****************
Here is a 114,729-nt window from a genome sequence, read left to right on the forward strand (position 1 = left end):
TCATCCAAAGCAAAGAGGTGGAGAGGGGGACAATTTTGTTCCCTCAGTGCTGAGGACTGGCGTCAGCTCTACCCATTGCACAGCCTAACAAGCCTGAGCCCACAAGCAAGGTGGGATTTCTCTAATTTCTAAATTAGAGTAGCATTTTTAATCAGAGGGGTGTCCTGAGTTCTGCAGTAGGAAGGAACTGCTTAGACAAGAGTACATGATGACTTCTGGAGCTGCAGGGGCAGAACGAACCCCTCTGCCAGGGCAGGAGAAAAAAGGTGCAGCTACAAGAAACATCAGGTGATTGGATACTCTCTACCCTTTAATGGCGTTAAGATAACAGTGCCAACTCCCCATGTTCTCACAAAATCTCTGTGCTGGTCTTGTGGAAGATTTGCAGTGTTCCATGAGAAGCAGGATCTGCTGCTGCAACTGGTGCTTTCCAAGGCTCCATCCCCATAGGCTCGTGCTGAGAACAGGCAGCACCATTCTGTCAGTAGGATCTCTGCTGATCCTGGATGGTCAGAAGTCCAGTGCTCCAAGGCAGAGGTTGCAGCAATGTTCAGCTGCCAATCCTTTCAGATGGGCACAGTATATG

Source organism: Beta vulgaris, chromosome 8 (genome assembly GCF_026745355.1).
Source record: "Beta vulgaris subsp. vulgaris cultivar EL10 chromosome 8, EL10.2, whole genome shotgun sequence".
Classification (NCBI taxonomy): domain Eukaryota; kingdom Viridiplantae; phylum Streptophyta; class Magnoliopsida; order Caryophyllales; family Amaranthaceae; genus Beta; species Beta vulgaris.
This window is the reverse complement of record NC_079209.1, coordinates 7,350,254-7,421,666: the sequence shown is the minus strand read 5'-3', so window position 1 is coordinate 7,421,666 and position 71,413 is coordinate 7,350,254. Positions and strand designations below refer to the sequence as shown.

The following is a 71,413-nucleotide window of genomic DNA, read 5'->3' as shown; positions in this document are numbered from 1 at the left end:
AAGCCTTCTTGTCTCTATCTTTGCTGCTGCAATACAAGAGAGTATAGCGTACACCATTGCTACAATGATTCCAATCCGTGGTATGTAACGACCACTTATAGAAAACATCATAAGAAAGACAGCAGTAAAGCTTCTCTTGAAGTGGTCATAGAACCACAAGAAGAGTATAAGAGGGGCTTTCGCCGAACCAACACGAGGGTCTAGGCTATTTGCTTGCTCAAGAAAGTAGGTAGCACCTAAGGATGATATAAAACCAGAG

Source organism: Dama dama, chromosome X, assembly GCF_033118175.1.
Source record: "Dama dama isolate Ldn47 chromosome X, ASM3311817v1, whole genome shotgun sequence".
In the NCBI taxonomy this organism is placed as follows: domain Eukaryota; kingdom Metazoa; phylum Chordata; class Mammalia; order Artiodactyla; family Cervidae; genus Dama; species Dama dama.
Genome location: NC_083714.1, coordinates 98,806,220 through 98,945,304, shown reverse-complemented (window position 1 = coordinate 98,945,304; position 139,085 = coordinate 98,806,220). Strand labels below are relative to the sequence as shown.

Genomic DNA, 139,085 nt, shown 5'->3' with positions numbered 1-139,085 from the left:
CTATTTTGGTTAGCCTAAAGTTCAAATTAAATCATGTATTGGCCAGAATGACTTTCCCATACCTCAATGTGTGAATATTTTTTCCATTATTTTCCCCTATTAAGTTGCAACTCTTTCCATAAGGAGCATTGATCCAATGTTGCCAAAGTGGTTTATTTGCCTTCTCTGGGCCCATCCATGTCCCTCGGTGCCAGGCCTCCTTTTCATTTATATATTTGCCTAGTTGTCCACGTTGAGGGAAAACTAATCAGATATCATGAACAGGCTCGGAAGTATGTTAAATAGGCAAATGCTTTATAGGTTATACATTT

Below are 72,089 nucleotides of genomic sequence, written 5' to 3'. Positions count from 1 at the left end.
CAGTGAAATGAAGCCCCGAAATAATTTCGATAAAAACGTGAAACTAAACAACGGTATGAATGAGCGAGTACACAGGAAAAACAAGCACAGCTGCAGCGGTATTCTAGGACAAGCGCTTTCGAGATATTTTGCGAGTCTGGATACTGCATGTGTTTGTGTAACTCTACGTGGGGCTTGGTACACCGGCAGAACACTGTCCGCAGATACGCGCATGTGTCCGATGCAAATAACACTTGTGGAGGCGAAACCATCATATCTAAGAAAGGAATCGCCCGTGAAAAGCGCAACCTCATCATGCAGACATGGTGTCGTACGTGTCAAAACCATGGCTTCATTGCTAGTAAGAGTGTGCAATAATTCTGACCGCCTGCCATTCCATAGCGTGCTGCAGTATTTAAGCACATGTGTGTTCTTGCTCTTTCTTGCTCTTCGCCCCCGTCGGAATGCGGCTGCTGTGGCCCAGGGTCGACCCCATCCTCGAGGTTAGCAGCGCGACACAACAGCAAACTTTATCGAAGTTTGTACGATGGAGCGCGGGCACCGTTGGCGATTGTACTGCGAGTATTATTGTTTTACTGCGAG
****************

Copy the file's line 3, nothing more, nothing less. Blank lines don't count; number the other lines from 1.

Source organism: Beta vulgaris, chromosome 8 (genome assembly GCF_026745355.1).